In 1942, Eugenio d’Ors, freed from his duties at the “Instituto de España”, promoted the creation of the “Academia Breve de la Crítica de Arte”, with the firm commitment to give visibility to contemporary art movements in a Spain recovering from the still open wounds of the recent Civil War. In fact, the first article of its statutes established the institution’s desire to “[…] Guide and disseminate modern art in Spain by all means at its disposal”. In this context, the “Academia Breve” set itself the obligation of organising one exhibition a year in Madrid’s GALERÍA BIOSCA (Calle Génova, 11), in which each of the 11 academicians would choose an artist. In an environment in which official art had taken refuge in the more academic, in June 1943 the first “Salón de los Once” was opened to the Madrid public in the aforementioned Galería Biosca. That first exhibition included the work of María Blanchard, Pedro Bueno, Léonard Tsuguharu Foujita, Emilio Grau Sala, Pedro Mozos, Jesús Olasagasti, Pedro Pruna, Olga Sacharoff, Eduardo Vicente, Rafael Zabaleta and Manuel Hugué.
The founder of this gallery, the Catalan painter Aurelio Biosca (1908-1995), is considered by many to be the true precursor of Madrid gallerism, as his gallery became one of the few strongholds called upon to give visibility to modern art in post-war Madrid, where poverty affected both society and artistic creation in equal measure. For several decades the exhibition programme of the Galería Biosca had an intense relationship with the young artists who were to mark the renewal of the arts in Spain. Furthermore, it should not be forgotten that in 1958 the legendary Juana Mordó entered the art market in this space as director of this gallery and, later, in 1971, Leandro Navarro also took over the direction, thus giving way to two other great chapters of Spanish art galleries. In 2009, in a great act of generosity and aware of the transcendence of the history of this gallery in the evolution of Spanish Art, the gallery’s archive was donated by the son of its founder to the Documentation Centre and Library of the Reina Sofía Museum.
Aurelio Biosca in 1927. Credits: Javier Tusell and Álvaro Martínez-Novillo, Cincuenta años de arte. Galería Biosca1940-1990, 1991.
Leandro Navarro (Madrid, 1927) partner of the legendary Biosca, collector and founder in 1978 of the Leandro Navarro gallery (Calle Amor de Dios, 1), a reference of Spanish Realism and specialised in Historical Avant-Garde and International Modern Art, recalls the time of Biosca.
Leandro, what professional relationship did you have with the Biosca gallery?
We began a collaboration in 1971. We both put in the same amount of money and Aurelio also contributed the gallery and his experience; I contributed my full-time personal work, my financial contribution and my relations with important collectors.
What brought you to that gallery? What was Aurelio like?
When my artistic relationship with Fernando Mignoni and Elvira González came to an end, Aurelio Biosca proposed me to continue in the art world and as it was such an important gallery, and given my deep vocation, I decided to give it a try.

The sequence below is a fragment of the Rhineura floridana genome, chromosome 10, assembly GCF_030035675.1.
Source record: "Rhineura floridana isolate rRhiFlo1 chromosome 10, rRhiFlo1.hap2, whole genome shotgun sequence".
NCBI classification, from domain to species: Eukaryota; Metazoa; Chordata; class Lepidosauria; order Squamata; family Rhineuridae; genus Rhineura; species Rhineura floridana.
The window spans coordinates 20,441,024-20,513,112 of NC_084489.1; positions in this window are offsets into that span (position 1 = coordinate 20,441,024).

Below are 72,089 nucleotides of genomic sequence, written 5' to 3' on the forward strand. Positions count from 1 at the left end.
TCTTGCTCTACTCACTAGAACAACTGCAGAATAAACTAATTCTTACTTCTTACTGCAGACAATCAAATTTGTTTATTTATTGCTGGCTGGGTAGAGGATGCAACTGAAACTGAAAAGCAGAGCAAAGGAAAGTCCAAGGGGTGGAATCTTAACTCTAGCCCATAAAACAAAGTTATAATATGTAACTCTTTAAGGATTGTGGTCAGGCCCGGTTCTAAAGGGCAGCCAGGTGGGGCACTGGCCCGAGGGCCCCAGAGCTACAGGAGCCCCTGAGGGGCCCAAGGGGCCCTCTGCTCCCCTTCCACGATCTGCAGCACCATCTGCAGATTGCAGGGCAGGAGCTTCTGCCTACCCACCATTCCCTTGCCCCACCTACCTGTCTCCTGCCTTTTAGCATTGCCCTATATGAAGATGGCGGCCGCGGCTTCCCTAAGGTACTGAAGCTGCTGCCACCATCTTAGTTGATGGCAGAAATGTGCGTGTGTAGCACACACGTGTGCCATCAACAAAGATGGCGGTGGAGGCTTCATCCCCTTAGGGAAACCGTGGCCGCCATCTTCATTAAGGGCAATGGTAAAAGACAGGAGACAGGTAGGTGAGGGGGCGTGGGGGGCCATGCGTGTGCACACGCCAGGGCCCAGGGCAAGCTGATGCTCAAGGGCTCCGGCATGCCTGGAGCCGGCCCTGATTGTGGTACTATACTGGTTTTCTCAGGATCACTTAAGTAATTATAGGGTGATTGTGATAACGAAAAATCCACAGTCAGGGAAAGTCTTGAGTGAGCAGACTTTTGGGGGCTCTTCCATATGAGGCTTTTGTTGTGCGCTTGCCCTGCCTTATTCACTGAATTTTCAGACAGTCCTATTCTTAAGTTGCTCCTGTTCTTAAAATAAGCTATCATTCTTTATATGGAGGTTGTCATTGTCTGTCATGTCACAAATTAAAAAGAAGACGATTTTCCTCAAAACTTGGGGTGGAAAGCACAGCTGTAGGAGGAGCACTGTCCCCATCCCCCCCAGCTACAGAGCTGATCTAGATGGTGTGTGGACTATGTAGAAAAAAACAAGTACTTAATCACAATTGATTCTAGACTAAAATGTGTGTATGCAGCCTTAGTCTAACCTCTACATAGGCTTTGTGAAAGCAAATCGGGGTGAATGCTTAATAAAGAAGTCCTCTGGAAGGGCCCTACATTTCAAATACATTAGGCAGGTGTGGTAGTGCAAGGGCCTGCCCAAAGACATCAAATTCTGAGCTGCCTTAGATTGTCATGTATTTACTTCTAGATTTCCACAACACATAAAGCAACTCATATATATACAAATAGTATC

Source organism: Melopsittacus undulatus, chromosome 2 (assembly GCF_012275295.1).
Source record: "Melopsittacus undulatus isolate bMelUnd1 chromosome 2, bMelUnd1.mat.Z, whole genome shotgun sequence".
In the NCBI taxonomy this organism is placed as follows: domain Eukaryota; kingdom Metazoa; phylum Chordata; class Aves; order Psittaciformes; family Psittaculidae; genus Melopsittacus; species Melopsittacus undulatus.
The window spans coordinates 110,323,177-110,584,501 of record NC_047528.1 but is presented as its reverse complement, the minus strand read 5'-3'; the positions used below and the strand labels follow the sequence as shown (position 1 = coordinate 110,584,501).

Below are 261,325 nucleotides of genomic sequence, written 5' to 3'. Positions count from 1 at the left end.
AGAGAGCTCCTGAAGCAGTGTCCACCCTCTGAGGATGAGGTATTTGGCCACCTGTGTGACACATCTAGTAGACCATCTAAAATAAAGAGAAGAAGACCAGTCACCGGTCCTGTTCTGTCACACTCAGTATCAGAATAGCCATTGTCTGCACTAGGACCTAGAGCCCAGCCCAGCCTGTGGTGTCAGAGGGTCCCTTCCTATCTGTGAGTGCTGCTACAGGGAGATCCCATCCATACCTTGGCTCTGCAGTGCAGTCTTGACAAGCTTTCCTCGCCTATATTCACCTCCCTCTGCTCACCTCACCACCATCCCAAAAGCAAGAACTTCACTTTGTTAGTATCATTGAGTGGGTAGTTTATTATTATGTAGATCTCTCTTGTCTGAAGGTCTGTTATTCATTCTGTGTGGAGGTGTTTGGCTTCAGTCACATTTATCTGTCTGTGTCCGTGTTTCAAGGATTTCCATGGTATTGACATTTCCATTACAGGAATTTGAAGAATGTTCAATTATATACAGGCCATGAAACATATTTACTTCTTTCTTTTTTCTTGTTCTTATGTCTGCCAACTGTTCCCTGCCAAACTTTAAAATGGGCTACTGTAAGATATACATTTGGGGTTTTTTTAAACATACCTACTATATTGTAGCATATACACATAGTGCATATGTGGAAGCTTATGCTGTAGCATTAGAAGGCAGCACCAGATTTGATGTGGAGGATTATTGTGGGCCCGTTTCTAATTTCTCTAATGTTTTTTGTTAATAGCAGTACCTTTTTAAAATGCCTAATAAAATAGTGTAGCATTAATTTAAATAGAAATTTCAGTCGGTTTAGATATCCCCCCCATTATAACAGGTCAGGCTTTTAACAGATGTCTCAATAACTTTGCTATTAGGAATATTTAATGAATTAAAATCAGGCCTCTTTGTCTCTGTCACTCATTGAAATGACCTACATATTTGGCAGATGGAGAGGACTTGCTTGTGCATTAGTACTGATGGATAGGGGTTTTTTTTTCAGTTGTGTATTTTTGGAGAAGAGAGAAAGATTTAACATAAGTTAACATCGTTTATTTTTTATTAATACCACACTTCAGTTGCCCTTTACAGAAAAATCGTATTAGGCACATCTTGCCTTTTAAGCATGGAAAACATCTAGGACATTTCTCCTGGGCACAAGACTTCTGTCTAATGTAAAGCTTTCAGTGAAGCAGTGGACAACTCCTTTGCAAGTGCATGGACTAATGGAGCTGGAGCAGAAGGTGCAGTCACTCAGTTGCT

Aurelio Biosca was an elegant and correct man who had been a painter, who started the gallery in premises that his brother had used to show cars, and we decided to continue using them as an art gallery and offices for what was Aurelio’s main business, which consisted of preparing complete hotels, furniture, decoration, works, etc. and so he carried out numerous important businesses such as the Parador de Santiago de Compostela, the Universidad Laboral de Gijón, or Barajas Airport, among many others. He managed everything from Calle Génova, 11.
Personally, he was punctual, hard-working and cold.
What was the most important contribution of the Biosca gallery to the Madrid gallery scene?
Aurelio Bioca set up a gallery in a large street space and defended an important concept of art. He hired great directors such as Eugenio D’Ors, Juana Mordó and Felipe Santullano. He hosted the Academia Breve de Crítica de Arte in his premises, defending the best art of those years. When I was there, which is what I can talk about, I remember that the first Association of Galleries was held and the participating galleries exhibited its younger artists under the title of “Polémica”. Public authorities were involved to deal with two related issues, art and its exploitation.
What exhibitions do you remember with special interest?
To mention some of the ones I was particularly interested in: the first in Spain by Óscar Domínguez, the one by the painter María Blanchard, the one in memory of the Salón de los Once and the one by Torres García.
What did it mean to you on a personal and professional level?
On a personal level, it meant a radical change in my life, as I had replaced my profession as a court attorney with that of gallery owner. For eight years I dedicated myself to trying to promote the Sala Biosca.
Professionally, I held exhibitions and gave lectures on Spanish art in Mexico, worked with the best-known galleries in Spain, and had contact with galleries in Europe. I opened a gallery in Geneva (Switzerland), made contracts in the USA and got to know and deal with the art world of those days.
At Biosca I learned all the secrets of running an important gallery, which has allowed me to create and run my own gallery for more than 40 years.
Thank you very much, Leandro. Finally, is there anything you would like to share with Arte Madrid, any complementary information?
From Fernando Mignoni I learned to recognise the best in art.
From Biosca I learned how a great gallery works.
From the Leandro Navarro Gallery I learned the good fortune of having my son continue my work with the best competence and to have a grandson with better training than his predecessors and a vocation to continue what has already been achieved.
Input your search keywords and press Enter.